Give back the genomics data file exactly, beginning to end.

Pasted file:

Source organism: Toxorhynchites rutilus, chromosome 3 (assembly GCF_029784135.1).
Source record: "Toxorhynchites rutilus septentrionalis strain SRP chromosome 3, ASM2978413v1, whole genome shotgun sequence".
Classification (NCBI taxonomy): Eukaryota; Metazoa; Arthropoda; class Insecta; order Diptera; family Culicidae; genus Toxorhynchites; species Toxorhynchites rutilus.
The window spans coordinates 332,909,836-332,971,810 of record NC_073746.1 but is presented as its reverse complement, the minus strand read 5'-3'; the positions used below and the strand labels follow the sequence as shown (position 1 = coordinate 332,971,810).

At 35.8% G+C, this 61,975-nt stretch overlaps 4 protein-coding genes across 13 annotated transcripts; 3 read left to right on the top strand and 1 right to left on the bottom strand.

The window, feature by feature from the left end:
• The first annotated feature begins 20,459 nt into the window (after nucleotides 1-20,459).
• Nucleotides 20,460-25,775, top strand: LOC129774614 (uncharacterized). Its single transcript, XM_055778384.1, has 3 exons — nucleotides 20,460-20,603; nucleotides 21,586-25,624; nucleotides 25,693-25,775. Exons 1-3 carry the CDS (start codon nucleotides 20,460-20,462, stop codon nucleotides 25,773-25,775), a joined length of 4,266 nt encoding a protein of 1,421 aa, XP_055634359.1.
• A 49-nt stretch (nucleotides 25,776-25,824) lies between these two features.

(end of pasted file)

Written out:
Source organism: Toxorhynchites rutilus, chromosome 3 (assembly GCF_029784135.1).
Source record: "Toxorhynchites rutilus septentrionalis strain SRP chromosome 3, ASM2978413v1, whole genome shotgun sequence".
Classification (NCBI taxonomy): Eukaryota; Metazoa; Arthropoda; class Insecta; order Diptera; family Culicidae; genus Toxorhynchites; species Toxorhynchites rutilus.
The window spans coordinates 332,909,836-332,971,810 of record NC_073746.1 but is presented as its reverse complement, the minus strand read 5'-3'; the positions used below and the strand labels follow the sequence as shown (position 1 = coordinate 332,971,810).

At 35.8% G+C, this 61,975-nt stretch overlaps 4 protein-coding genes across 13 annotated transcripts; 3 read left to right on the top strand and 1 right to left on the bottom strand.

The window, feature by feature from the left end:
• The first annotated feature begins 20,459 nt into the window (after nucleotides 1-20,459).
• Nucleotides 20,460-25,775, top strand: LOC129774614 (uncharacterized). Its single transcript, XM_055778384.1, has 3 exons — nucleotides 20,460-20,603; nucleotides 21,586-25,624; nucleotides 25,693-25,775. Exons 1-3 carry the CDS (start codon nucleotides 20,460-20,462, stop codon nucleotides 25,773-25,775), a joined length of 4,266 nt encoding a protein of 1,421 aa, XP_055634359.1.
• A 49-nt stretch (nucleotides 25,776-25,824) lies between these two features.